Part II: The proposed boundaries - Eastern Victoria

Eastern Victoria

  1. The Eastern Victoria region stretches from Mallacoota to the eastern edge of metropolitan Melbourne. The region falls into three main areas: Gippsland, the Mornington Peninsula, and the peri-urban areas to the east of Melbourne. There is comparatively little room for movement, as the region is hemmed in between the Great Dividing Range to the north and the Tasman Sea and Bass Strait to the south.
  2. All submissions proposed either no changes or minimal changes to Gippsland East district. The district is enormous in area (27,488 square kilometres) but reflects a solid community of interest, and has mostly clear boundaries. Enrolment is currently very close to average at +1.28 per cent and is not expected to shift much. Therefore the EBC proposed to leave Gippsland East district unchanged.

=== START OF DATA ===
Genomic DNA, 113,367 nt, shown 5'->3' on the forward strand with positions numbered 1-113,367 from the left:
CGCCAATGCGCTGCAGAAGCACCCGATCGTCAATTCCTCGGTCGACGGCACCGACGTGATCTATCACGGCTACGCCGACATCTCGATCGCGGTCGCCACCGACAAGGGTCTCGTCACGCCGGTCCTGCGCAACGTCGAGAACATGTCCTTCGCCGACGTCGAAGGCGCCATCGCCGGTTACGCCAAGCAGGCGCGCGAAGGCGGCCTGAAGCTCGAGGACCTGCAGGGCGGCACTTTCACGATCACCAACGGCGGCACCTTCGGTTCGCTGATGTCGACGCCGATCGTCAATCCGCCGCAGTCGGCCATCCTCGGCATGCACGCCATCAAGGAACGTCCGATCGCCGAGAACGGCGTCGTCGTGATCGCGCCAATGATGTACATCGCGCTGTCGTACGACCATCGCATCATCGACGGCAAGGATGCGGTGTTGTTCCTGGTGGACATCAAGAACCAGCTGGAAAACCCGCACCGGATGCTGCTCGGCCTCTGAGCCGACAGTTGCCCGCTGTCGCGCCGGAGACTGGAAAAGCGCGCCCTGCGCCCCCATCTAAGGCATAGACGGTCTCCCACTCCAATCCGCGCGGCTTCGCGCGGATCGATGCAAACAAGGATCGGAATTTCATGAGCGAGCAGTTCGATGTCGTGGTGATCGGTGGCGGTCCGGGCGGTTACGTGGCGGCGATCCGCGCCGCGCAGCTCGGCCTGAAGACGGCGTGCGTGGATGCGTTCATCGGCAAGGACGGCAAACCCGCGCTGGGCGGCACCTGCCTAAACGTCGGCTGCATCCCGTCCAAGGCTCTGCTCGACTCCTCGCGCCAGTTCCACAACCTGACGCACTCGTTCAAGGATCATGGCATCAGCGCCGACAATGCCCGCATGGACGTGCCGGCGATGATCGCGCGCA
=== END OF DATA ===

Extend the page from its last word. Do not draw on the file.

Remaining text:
3. Gippsland South district is below average at – 4.3 per cent, and is expected to decline slightly. Submissions put forward relatively minor adjustments to the current boundaries. The Nationals and most of the private submissions suggested transferring Inverloch from Bass to Gippsland South, and the EBC took up this proposal, partly to reduce numbers in Bass and partly because of Inverloch’s links with Gippsland. The proposed district also took in rural areas in the south and north-east of Morwell district (Boolarra, Yinnar and Cowwarr). The EBC proposed to change Nyora and Loch from Gippsland South to Bass, as these localities appeared to be closer to Bass. The proposed district’s enrolment was 7.73 per cent above average, and it was expected to decline slightly to +4.82 per cent.